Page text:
Officials at Tuesday’s Kentucky Board of Education were told the results of the state’s new tests for public school students will not be released until late October or possibly even early November. The results had been anticipated for the middle of this month.
If the predictions of Kentucky Education Commissioner Terry Holiday are accurate, the delay could postpone the arrival of bad news for many school districts and their students.
Holiday has been warning for months that students, parents, teachers and administrators should expect test scores to drop, perhaps even dramatically. In fact, during a tour of the state Holiday took with David Adkisson, president of the Kentucky Chamber of Commerce, in June, the state’s top public education executive expressed concern the scores will be so low that some members of the Kentucky General Assembly, school administrators, teachers and parents will call for the the new tests to be scrapped and replaced with a revised version of the old state manadated tests.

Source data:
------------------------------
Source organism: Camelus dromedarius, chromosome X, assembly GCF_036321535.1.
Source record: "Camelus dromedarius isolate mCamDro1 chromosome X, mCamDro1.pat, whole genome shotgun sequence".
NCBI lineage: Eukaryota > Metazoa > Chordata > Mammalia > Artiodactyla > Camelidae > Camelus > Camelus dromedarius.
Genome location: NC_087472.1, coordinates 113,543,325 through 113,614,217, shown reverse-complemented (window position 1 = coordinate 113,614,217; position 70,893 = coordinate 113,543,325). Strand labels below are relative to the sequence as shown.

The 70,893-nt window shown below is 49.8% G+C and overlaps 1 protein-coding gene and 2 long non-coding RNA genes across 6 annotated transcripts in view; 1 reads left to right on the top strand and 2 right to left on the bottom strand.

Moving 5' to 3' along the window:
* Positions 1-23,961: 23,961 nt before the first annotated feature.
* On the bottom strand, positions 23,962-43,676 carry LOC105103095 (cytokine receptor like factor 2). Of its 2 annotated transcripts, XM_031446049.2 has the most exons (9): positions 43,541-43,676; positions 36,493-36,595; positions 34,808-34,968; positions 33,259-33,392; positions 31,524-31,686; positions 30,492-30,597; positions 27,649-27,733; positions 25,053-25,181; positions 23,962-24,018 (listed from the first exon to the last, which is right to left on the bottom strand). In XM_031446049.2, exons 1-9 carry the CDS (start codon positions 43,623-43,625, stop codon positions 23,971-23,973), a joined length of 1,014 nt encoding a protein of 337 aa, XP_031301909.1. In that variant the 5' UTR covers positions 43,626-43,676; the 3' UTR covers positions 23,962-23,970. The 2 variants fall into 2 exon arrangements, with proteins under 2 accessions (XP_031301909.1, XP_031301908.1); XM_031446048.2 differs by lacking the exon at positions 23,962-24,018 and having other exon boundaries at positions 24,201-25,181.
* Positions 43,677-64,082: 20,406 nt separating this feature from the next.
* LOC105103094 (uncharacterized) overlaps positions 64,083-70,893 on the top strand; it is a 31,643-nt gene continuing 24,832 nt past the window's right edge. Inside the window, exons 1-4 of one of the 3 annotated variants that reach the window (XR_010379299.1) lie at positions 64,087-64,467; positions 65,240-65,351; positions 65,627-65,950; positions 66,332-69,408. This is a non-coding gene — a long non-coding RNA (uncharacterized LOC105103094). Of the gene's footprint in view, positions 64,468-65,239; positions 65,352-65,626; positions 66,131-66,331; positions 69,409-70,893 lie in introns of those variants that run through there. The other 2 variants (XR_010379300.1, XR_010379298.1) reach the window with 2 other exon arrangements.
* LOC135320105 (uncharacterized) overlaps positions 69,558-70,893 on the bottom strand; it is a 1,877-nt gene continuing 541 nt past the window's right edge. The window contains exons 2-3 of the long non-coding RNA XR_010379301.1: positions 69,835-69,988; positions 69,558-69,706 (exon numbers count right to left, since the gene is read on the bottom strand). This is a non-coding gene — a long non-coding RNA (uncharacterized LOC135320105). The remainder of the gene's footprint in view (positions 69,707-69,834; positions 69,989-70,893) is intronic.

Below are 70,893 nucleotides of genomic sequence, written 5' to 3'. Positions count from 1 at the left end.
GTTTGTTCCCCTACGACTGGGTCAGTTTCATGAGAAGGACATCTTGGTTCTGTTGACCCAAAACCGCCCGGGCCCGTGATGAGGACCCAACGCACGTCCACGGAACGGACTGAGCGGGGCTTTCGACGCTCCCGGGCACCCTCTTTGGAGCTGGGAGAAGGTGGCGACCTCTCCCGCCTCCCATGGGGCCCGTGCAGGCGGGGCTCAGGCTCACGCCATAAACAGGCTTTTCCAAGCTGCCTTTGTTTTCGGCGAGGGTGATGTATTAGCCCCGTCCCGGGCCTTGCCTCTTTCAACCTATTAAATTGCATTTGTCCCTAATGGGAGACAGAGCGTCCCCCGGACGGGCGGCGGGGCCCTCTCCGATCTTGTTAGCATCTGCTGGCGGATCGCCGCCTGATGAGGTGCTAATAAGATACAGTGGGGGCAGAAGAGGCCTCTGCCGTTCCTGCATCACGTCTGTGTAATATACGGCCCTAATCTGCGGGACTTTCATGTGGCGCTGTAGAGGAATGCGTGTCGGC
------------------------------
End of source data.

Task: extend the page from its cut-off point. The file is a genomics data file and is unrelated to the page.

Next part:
That can’t be allowed to happen, Holiday warned, and he’s right. Backing away from the demanding new tests would be a step backwards for quality education in Kentucky.
Kentucky was one of the first states to adopt the ational corps of education standards, and the new K-PREP tests are based on new benchmarks established by those standards.
The tests are more diffcult because the education expectations of students are higher. It is going to take awhile for Kentucky to adjust its classroom teaching to meet the higher standards, but it is a goal worth achieving. Too many students are graduating from high school lacking the basic skills they need for success in college and even the workplace. The only way to eliminate this negative is to raise our expectations.
If Kentucky were to lower its high standards in response to low test scores, it would be bowing to mediocrity. That’s unacceptable.
We hope Holiday is wrong and the scores on the K-PREP will be much higher than he expects. But if they are not, we must not abandon the high expectations just because too few of our young people are reaching them. Instead, we must find a way to increase the achievements of our public schoolchildren. That’s the only proper response to low test scores.